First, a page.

This house has a great history,” says Barbara Jakobson, much of which she made herself. She is 88 and has lived here since 1965, filling all five stories with her collection of paintings, sculpture, photography, and furniture. And the last thing she wanted to do was leave it. But a townhouse means a vertical life, and “after 56 years of stair-climbing without major incident, I was hurrying down from the top floor to the one below at about 5:30 p.m. on Friday, October 23, tripped, and as I crashed to the landing below, I cursed my fate,” she says. Her tumble broke her leg, but, she says gleefully, “I did not hit my head!”
She immediately realized she needed to find a way to move between floors more safely. Probably one of those stairlifts, if she could find one she liked. The house could be adapted; it had always changed with her life as her collecting evolved. “I see the house as a vessel for an ongoing autobiographical exercise,” she says. “I keep the transformation as proof of life.”
She remembers first touring the Upper East Side house on a January day with her former husband, the late financier John Jakobson, walking into the ground-floor garden room (now home to her Tom Sachs–designed bar) where “there was nothing but a Bechstein piano and a Turner on the wall; that clinched the deal.” (There was also a lion’s-head fountain, but that she removed.)
They raised three children there. Barbara, who grew up across the street from the Brooklyn Museum and spent many hours in its galleries, had studied art and architectural history at Smith and, as an adult, began collecting art and got to know influential dealers, including Sidney Janis, Ileana Sonnabend, and Leo Castelli. She also had an interest in architecture, encouraged by MoMA curator Emilio Ambasz, and after becoming head of the Junior Council at the Museum of Modern Art in 1971, she organized a show of architectural drawings that included works by Peter Eisenman, Raimund Abraham, and Gaetano Pesce and became a trustee of MoMA in 1974.
Her many friendships are visible in these rooms: She and Robert Mapplethorpe were close, and she sat for many portraits by him. The Robert Morris felt piece in the foyer she bought in 1970; “Bob was a great pal. I really knew him until the end of his life.” She helped Sachs get his first job out of college, working with her when she was consulting for Knoll, doing the plywood furniture with Frank Gehry, “which I got Frank to do.”
German architectural historian Christian Borngräber’s book Stilnovo ignited her obsession with the furniture of Carlo Mollino. On a trip to Italy, she met Lisa Ponti, daughter of Gio Ponti. “When she learned that I loved Mollino’s work, she said, ‘Oh, he made me a wedding present,’ ” she recalls. Ponti offered to sell her some of it; Jakobson paid $12,000 for three Mollino side chairs and one armchair. Later, she traded one with David Salle for a painting and gave one to the late Mark Isaacson of the design gallery Fifty/50, “who was a great part of my assembling the period.”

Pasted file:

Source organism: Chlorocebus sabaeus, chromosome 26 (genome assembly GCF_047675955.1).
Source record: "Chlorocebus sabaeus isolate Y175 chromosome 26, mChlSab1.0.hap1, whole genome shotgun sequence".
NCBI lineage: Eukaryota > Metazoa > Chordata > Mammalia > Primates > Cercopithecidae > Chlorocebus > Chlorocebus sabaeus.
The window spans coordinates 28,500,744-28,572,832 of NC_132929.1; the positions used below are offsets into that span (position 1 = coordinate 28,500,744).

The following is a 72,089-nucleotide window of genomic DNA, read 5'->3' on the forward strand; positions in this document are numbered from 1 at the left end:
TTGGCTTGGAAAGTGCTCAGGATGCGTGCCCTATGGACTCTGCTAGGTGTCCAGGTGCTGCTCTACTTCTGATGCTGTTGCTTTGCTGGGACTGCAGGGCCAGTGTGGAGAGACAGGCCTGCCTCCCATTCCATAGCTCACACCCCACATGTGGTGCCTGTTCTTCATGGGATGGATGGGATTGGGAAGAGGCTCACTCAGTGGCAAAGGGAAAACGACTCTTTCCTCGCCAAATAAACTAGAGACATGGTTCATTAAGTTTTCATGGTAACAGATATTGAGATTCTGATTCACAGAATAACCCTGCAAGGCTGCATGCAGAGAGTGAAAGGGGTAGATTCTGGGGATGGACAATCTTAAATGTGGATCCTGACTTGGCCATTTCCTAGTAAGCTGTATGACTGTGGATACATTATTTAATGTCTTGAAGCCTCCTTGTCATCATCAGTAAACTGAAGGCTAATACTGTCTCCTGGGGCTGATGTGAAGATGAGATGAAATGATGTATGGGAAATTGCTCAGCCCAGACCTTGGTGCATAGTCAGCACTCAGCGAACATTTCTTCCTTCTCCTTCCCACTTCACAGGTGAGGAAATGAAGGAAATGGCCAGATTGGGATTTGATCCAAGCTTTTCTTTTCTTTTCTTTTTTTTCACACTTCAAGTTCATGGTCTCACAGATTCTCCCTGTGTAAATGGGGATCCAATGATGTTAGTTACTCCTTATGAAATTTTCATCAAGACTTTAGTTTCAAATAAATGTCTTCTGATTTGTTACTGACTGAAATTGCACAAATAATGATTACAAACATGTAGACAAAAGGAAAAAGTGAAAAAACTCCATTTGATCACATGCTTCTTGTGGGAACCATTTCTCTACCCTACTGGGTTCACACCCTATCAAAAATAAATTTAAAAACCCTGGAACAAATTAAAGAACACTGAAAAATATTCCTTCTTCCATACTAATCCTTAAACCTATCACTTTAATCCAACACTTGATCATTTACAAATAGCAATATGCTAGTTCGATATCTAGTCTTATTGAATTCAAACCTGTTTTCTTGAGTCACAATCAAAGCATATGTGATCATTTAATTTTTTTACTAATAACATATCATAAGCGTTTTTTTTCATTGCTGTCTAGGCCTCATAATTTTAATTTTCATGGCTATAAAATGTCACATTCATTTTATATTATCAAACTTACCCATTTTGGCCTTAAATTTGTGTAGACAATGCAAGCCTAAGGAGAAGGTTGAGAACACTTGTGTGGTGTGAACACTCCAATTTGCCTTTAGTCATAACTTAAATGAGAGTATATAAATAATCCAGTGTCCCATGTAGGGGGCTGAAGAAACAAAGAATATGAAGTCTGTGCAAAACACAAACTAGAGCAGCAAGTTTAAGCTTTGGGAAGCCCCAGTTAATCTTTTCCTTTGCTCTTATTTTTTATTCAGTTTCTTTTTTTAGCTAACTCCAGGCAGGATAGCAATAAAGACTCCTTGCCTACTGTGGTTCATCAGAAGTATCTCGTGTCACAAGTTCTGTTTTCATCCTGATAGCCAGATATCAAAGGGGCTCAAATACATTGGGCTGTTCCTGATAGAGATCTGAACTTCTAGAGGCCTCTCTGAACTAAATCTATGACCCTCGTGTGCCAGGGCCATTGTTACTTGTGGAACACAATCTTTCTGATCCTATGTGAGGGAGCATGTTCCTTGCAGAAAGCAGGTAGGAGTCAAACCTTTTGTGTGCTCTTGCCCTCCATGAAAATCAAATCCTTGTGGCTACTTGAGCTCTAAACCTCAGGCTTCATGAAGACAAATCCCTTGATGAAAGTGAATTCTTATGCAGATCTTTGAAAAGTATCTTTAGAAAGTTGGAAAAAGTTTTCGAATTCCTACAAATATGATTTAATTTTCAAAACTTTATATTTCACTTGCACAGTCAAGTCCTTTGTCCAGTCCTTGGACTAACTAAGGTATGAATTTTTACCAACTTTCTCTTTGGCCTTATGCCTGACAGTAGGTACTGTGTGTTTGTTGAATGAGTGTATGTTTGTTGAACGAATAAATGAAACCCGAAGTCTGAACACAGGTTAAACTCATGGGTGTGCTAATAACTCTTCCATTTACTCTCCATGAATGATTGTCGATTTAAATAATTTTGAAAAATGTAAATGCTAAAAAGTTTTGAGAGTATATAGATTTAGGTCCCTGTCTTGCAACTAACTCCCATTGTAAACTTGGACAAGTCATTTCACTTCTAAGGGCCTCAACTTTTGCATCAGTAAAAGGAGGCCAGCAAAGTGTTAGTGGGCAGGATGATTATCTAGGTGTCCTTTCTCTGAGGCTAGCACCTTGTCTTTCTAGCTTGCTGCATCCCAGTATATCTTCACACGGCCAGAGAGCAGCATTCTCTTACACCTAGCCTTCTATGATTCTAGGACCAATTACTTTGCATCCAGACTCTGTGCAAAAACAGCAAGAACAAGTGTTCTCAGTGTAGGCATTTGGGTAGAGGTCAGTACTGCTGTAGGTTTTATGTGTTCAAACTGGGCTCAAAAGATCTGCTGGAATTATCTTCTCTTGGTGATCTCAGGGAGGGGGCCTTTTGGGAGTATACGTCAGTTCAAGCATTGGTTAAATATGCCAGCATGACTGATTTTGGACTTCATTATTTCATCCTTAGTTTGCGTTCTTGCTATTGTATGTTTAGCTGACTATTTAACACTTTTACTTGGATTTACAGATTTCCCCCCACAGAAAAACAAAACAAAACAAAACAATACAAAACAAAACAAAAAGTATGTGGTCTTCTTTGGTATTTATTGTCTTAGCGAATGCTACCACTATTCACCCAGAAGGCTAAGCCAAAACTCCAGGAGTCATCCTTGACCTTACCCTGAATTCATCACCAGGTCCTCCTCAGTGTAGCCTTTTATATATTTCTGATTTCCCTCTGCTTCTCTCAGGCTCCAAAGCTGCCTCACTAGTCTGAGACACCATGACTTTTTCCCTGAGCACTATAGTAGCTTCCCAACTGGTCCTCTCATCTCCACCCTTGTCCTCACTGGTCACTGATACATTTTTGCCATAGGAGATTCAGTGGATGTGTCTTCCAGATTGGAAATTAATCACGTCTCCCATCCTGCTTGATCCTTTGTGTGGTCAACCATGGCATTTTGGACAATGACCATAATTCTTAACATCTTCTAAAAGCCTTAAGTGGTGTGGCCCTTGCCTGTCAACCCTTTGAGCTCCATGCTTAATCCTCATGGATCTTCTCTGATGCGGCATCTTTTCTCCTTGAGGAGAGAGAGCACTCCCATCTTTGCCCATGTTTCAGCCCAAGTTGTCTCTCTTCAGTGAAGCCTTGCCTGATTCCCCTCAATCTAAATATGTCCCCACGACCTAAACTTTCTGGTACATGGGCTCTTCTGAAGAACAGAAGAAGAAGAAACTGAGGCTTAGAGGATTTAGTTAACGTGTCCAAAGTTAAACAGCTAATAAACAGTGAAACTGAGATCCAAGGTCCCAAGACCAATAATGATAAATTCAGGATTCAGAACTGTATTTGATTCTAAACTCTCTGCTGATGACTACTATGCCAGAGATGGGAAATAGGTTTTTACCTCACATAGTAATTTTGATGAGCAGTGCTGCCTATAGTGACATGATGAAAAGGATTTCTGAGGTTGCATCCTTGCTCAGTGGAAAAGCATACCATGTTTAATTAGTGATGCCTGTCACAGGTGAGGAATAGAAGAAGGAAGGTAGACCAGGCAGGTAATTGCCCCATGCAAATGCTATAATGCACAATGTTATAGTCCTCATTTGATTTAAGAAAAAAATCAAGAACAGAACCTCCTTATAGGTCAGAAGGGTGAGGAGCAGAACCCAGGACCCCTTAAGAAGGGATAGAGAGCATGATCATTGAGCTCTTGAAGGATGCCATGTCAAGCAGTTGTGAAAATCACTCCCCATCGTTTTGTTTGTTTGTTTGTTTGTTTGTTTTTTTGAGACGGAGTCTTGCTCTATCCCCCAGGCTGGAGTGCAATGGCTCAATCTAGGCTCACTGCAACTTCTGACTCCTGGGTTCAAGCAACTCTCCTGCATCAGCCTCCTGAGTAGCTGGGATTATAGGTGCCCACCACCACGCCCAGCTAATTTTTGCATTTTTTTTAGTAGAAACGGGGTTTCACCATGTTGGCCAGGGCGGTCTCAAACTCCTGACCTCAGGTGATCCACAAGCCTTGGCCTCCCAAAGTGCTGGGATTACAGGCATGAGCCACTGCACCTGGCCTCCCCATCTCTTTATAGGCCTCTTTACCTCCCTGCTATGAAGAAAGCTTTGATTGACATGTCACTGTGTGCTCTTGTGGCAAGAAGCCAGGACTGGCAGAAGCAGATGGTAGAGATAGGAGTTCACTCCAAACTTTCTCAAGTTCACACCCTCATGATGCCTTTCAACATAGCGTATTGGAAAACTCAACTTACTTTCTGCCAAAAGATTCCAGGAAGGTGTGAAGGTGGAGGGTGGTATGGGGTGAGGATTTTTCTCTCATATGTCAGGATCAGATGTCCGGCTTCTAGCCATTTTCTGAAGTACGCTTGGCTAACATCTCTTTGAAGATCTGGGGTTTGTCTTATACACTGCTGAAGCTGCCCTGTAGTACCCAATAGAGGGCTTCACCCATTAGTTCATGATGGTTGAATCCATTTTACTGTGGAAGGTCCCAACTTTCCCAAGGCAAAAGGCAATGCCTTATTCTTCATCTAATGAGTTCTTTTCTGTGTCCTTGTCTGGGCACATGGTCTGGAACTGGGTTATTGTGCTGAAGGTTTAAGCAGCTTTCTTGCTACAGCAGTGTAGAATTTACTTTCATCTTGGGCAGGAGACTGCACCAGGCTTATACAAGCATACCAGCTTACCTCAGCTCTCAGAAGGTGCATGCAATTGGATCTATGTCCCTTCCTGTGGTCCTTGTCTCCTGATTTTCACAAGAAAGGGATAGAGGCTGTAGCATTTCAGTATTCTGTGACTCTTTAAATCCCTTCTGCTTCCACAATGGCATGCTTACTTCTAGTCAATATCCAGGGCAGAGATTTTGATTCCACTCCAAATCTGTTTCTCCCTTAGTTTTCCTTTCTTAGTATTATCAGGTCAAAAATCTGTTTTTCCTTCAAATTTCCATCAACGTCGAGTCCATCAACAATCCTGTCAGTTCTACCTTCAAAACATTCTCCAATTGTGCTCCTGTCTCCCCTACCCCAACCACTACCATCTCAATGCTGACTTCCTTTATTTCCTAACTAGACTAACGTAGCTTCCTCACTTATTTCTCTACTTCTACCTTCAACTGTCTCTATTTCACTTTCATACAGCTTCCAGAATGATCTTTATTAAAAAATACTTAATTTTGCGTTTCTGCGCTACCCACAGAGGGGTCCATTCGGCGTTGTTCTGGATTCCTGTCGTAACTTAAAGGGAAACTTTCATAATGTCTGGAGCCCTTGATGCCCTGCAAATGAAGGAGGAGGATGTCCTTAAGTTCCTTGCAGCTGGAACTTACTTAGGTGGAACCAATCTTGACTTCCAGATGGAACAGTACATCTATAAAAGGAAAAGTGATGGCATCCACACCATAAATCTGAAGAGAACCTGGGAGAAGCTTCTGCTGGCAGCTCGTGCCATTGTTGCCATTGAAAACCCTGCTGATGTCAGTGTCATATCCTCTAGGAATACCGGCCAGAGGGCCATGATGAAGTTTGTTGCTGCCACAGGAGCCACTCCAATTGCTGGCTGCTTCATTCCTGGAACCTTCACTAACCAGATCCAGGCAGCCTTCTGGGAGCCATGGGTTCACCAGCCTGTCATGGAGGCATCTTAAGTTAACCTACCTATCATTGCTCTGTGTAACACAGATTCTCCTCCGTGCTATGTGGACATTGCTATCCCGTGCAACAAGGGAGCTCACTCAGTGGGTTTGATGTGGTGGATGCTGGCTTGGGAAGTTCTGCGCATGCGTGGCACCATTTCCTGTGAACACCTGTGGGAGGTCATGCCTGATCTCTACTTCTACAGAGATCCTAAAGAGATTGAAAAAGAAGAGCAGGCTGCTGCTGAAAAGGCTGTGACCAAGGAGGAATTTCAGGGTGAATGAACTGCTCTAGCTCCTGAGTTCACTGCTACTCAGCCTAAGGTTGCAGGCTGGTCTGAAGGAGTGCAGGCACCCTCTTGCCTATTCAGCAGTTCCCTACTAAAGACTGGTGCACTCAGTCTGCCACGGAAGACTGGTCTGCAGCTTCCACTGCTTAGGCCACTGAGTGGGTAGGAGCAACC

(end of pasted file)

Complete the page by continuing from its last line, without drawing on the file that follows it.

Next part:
Over the decades, Jakobson’s townhouse has gone through many iterations depending on what books fire her imagination and design ideas she has picked up on her travels.
Her decorative-arts library is full of Gio Ponti furniture and inspired, Jakobson says, by a book on Paul Frankl. “I ripped off that book mercilessly,” she says. “The idea of the grass cloth on the wall of the office and the idea for the raked plaster in the dressing room — all of that I got right out of a book.” The adjacent hallway is devoted to a collection of photographs of people smoking. For her dressing room, “I wanted a room that reminded me of the smoking lounge on the Queen Mary,” Jakobson says, and there she hung a photo of just that.
Her bedroom, on the fifth floor, is a luxurious cocoon with a bookcase designed by Ambasz that conceals her books. Hanging on the wall is a giant photograph of Mollino’s bedroom in Turin, which she saw at dealer Fulvio Ferrari’s booth at the Armory Show. “I said, ‘Oh my God, I want it.’ ”
She off-loaded a trove of art and design that she’d been collecting since the ’50s in a sale in 2005. Gini Alhadeff interviewed her for the Christie’s catalogue, where she said, “The furniture and the art are two different stories because the art, with few exceptions, was bought within a year of its making. And that still holds true of the art I buy now. Collecting furniture of the ’40s and ’50s — that was more of a retrospective look at my own life.”
And she is still collecting. “You know, after I sold some of that furniture at auction, I decided that I wasn’t going to buy anymore furniture except designed by artists,” she says. The garden room — where the previous owners had the piano and the Turner — still bears the shadow of Frank Stella’s Felsztyn III (1971), outlined from when it hung there.
While recuperating from her fall, she looked into the right chairlift, one that might keep her in her house. She has always been fascinated by chairs. The first research paper she ever did, at age 13, was on the history of the chair. Why the chair? “Well, you know, the chair is the substitute for the human body. The chair is the only piece of furniture that relates to a single human being. So from the time you get in your high chair to the time you get in your wheelchair” — here, she laughs — “you’re dealing with chairs. And that’s why, I mean, in a way, that’s why the stair-climber, when I found it, I realized, Oh my God, it’s a chair; it’s going to save my life.”